Local radio club to participate in Amateur Radio "Field Day"

The Field Day program is open to the public and free to attend.

The Mid-Ohio Valley Amateur Radio Club (MOVARC) will hold its field day event Saturday from 8 a.m.to 5 p.m. Temporary antennas are set up and an electric generator is brought in for the radio gear.

The event will run from 1 p.m. on June 24 continuously until 1 p.m. on June 25.

Experienced amateur (or "ham") radio operators will be set up at both locations to explain what the world of amateur radio is about.

He emphasized you don't have to be a licensed operator to enjoy the field day. "That is one of the reasons why the National Weather Service relies heavily on the amateur radio weather spotters".

"It's amusing, I first got into ham radios and becoming an (amateur radio) operator because of one of my other hobbies - storm chasing", he laughed. Among the services provided by the organization are direct communications support and the ability to handle health and welfare messages into and out of a disaster area as well as communications for several area public events.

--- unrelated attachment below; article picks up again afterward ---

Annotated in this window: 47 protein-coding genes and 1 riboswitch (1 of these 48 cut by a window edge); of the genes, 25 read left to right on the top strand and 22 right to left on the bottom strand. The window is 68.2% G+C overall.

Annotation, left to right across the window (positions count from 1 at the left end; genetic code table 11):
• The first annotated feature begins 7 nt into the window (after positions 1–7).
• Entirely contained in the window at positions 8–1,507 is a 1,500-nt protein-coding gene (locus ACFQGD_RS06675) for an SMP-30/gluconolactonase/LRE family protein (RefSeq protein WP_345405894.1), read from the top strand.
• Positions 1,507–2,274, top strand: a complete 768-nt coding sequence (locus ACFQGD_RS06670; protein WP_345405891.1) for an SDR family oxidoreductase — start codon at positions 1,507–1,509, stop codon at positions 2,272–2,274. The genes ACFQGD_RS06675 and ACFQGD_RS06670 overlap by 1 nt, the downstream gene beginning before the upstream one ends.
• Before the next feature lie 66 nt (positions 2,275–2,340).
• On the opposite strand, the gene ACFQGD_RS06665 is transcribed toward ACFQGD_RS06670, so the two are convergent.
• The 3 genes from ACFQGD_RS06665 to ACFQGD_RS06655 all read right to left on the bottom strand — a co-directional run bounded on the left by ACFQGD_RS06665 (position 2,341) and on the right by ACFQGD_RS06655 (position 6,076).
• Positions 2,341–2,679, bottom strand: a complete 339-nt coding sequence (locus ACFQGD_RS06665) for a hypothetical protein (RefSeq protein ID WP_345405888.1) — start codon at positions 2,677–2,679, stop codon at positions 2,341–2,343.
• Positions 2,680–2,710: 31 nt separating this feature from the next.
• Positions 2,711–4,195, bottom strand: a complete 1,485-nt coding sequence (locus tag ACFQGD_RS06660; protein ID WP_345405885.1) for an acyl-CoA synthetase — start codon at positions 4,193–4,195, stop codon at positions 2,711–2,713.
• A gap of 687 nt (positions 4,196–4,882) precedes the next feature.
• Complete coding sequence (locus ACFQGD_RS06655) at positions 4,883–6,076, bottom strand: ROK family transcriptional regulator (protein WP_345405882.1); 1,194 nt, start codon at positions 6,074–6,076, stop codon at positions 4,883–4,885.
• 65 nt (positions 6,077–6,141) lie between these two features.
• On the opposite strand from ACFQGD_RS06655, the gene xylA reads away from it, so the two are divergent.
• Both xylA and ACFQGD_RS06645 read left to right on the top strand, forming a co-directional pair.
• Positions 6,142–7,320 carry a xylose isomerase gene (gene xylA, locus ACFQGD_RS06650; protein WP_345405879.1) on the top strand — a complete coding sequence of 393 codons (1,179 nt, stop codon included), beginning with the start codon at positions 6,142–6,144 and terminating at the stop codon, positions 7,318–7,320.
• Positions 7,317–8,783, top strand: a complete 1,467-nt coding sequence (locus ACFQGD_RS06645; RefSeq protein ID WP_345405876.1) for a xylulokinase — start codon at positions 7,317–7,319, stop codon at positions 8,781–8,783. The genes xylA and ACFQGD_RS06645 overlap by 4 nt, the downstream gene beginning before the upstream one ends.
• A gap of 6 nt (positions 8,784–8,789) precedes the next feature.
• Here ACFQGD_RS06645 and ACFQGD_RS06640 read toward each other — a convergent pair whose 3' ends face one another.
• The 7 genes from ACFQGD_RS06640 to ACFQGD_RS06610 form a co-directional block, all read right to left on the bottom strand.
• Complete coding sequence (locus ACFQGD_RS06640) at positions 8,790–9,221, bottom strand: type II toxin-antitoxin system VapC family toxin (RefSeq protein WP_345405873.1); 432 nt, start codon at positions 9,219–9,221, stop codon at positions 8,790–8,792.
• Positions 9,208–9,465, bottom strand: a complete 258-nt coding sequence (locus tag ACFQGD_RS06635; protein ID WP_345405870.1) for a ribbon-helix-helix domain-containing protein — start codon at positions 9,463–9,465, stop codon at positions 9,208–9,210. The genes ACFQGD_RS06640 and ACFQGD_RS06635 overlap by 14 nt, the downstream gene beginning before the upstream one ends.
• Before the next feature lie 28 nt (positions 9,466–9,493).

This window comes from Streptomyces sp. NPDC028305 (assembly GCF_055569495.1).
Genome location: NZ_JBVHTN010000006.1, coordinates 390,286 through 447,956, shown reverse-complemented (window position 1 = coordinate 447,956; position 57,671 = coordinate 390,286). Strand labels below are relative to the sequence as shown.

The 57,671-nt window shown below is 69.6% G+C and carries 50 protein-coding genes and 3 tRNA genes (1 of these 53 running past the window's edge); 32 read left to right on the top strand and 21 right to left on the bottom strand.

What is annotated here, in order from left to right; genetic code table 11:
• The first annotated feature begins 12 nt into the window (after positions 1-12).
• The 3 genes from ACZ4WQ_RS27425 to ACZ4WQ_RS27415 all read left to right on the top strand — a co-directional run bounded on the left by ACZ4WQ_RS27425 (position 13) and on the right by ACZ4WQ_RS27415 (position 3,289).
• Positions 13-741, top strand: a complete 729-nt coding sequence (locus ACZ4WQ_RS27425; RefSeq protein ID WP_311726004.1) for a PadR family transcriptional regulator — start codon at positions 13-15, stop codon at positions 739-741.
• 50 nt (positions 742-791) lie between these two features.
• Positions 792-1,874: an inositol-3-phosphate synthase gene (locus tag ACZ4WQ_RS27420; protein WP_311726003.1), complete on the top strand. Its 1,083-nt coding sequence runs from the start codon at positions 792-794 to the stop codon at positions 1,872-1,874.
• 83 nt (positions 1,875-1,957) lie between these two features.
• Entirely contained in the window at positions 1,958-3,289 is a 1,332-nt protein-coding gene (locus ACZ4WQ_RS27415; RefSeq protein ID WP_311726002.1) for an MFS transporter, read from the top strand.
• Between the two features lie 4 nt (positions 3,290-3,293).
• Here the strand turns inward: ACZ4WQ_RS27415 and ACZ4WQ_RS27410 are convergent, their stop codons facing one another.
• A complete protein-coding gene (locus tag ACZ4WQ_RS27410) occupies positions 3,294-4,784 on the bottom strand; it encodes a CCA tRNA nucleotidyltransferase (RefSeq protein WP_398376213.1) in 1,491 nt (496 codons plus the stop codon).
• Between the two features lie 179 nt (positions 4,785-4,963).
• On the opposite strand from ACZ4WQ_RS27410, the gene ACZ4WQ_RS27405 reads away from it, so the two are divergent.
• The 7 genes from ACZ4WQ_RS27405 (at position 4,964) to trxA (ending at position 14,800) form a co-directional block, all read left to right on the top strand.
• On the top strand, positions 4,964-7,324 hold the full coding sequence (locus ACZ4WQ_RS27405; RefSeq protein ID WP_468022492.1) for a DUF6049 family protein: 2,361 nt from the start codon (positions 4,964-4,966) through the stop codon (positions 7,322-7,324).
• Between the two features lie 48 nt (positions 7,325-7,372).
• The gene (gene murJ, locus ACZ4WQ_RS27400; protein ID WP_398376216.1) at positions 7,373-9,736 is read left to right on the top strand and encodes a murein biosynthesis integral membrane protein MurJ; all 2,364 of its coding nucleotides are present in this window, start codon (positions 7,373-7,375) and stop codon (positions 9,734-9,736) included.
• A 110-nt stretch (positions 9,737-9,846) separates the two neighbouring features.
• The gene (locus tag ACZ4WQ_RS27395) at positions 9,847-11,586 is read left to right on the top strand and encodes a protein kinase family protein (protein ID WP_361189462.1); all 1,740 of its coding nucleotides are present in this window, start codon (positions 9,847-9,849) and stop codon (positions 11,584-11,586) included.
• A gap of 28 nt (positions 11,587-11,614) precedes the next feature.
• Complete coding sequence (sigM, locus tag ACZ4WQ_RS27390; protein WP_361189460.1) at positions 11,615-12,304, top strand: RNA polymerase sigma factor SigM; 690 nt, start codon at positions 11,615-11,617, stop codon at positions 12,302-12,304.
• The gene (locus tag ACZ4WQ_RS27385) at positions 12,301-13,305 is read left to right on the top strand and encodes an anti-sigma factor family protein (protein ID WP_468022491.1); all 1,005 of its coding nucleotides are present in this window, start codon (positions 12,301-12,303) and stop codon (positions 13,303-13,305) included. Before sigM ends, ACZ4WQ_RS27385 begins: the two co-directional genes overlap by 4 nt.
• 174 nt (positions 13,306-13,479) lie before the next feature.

The field day also demonstrates how amateur radio operators can use their equipment during an emergency, when cell phones and internet might not work. "To simulate a communications emergency", Fisher said.

"In today's electronic do‐it-yourself (DIY) environment, ham radio remains one of the best ways for people to learn about electronics, physics, meteorology, and numerous other scientific disciplines, and is a huge asset to any community during disasters if the standard communication infrastructure goes down", Kutzko said. More than 35,000 people from thousands of locations participated in Field Day in 2016.

"There are multiple amateur radio satellites in orbit", Gregg said. There are over 725,000 licensed operators in the United States from the age of five years to 100 years.

On June 24, the City of Copperas Cove will hold a 24 hour Amateur Radio Field day demonstration at High Chaparral Park.

  • Larry Hoffman